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Yard Master & Research
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Reverse units are cheep enough and repairable. Whoever has done it to date has failed on producing a good circuit diagram. I have not searched recently so who knows? They are less expensive than mechanical ones.
 

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Discussion Starter #6
I need one of those for my mth proto sound units. They leak and die.
No schematic bit there are alot of electrical wizards here. I could buy one but i have time on my hands.
 

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You can buy one for a few bucks. Here's a sample. Approximately $2.25 shipped via the "slow boat from China. About the same size as a C-cell. And with the trim pot you can adjust the voltage up or down to manage the horn volume (Beware: high over voltage could burn out the horn).

GRJ has other, smaller units that use different technology (buck regulator instead of linear regulator). I'm finding the linear regulator behaves better under varying voltage conditions especially with it's large capacitor. And the trim pot is more robust, reliable.

542093
 

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I have been thinking I have a 2023 that needs reverse,. maybe I should try electronic and replace it down the road.
I took some time to investigate this. I could not duplicate the mechanical E-unit with some simple circuits and/or off-the shelf modules. You need some type of logic that remembers the last direction state after power down. And that becomes unwieldy unless you have a PCB manufactured. That's the beauty of the mechanical e-units, They mechanically remember the last direction state.

Another idea is to use the existing e-unit to drive a relay for the motors windings/brushes. That would offload the full amp draw of the motor from the e-unit fingers thus greatly extending their life. But that requires a rectifier/regulator module for the relay coil and multiple relays if you want neutral.

I also investigated a wireless remote control relay module. But it wouldn't be idiot proof. You could push the remote fobs's reverse button while the train was running at a hefty speed.- like throwing a car into reverse doing 50 mph. And you'd need to power down where the train is not moving but some voltage is still on the track to power the receiver's associated rectifier/regulator module. Not an ideal solution.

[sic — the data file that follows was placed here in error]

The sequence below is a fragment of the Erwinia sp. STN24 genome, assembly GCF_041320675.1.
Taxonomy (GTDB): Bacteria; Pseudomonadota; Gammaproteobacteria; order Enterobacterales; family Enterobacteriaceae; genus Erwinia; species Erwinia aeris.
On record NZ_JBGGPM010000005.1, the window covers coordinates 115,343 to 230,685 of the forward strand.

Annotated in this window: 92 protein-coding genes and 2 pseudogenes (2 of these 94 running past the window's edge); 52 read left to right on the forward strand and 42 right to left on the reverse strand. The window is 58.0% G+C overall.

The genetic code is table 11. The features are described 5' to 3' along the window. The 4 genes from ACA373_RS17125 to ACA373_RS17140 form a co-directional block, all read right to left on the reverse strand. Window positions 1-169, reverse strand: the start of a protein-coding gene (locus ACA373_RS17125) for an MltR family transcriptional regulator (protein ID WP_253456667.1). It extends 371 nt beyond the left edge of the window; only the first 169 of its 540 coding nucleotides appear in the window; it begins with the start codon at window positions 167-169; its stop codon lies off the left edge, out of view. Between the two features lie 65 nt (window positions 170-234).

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And that becomes unwieldy unless you have a PCB manufactured.
Actually, if you're building them yourself, getting a few PCB's made is the easy part. I've lost count of all the unique boards I've had made, and they're quite cheap and easy to do.

That's the beauty of the mechanical e-units, They mechanically remember the last direction state.
The electronic reverse boards, at least the vast majority of them, only remember the last state for a few seconds, easy to do with cheap parts. Truthfully, one of the problems with mechanical E-Units is they remember the last direction state! :D

It would be very cheap to actually use a fifty cent PIC processor and do a reverse unit with frills, directional lighting, MARS light, and automatic ditch lights. No rocket science here, but there's really no significant demand for such a product. If I thought a few hundred of them would sell, I'd cook one up.
 

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Discussion Starter #11
John, not rocket science, computer science, right? You have to program the PIC. Publish the schematic and we will buy the PIC from you, $10 or so. A few hundred might sell if the total cost was low and the physical size was small. Do it for America John.
 

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Actually, if you're building them yourself, getting a few PCB's made is the easy part. I've lost count of all the unique boards I've had made, and they're quite cheap and easy to do.